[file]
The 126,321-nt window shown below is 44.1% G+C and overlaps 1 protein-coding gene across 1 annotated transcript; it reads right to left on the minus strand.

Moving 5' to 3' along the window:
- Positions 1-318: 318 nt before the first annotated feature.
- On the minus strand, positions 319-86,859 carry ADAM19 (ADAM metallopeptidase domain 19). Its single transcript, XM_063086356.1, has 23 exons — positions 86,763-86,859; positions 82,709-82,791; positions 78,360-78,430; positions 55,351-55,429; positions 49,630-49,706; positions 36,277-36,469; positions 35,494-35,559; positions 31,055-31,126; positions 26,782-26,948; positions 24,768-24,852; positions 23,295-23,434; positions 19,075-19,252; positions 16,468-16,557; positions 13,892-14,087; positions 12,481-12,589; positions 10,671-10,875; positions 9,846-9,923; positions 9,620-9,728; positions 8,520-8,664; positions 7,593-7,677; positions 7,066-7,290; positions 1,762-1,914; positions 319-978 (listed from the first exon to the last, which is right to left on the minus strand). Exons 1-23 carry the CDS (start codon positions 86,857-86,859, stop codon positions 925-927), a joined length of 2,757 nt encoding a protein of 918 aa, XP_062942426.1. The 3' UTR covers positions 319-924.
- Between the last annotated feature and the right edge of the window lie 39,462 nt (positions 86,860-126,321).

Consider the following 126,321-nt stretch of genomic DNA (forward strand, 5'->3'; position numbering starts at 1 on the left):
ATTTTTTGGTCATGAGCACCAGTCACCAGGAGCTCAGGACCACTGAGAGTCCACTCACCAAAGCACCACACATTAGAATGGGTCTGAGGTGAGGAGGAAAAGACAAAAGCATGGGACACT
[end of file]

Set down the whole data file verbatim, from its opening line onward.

The 126,321-nt window shown below is 44.1% G+C and overlaps 1 protein-coding gene across 1 annotated transcript; it reads right to left on the minus strand.

Moving 5' to 3' along the window:
- Positions 1-318: 318 nt before the first annotated feature.
- On the minus strand, positions 319-86,859 carry ADAM19 (ADAM metallopeptidase domain 19). Its single transcript, XM_063086356.1, has 23 exons — positions 86,763-86,859; positions 82,709-82,791; positions 78,360-78,430; positions 55,351-55,429; positions 49,630-49,706; positions 36,277-36,469; positions 35,494-35,559; positions 31,055-31,126; positions 26,782-26,948; positions 24,768-24,852; positions 23,295-23,434; positions 19,075-19,252; positions 16,468-16,557; positions 13,892-14,087; positions 12,481-12,589; positions 10,671-10,875; positions 9,846-9,923; positions 9,620-9,728; positions 8,520-8,664; positions 7,593-7,677; positions 7,066-7,290; positions 1,762-1,914; positions 319-978 (listed from the first exon to the last, which is right to left on the minus strand). Exons 1-23 carry the CDS (start codon positions 86,857-86,859, stop codon positions 925-927), a joined length of 2,757 nt encoding a protein of 918 aa, XP_062942426.1. The 3' UTR covers positions 319-924.
- Between the last annotated feature and the right edge of the window lie 39,462 nt (positions 86,860-126,321).

Consider the following 126,321-nt stretch of genomic DNA (forward strand, 5'->3'; position numbering starts at 1 on the left):
ATTTTTTGGTCATGAGCACCAGTCACCAGGAGCTCAGGACCACTGAGAGTCCACTCACCAAAGCACCACACATTAGAATGGGTCTGAGGTGAGGAGGAAAAGACAAAAGCATGGGACACT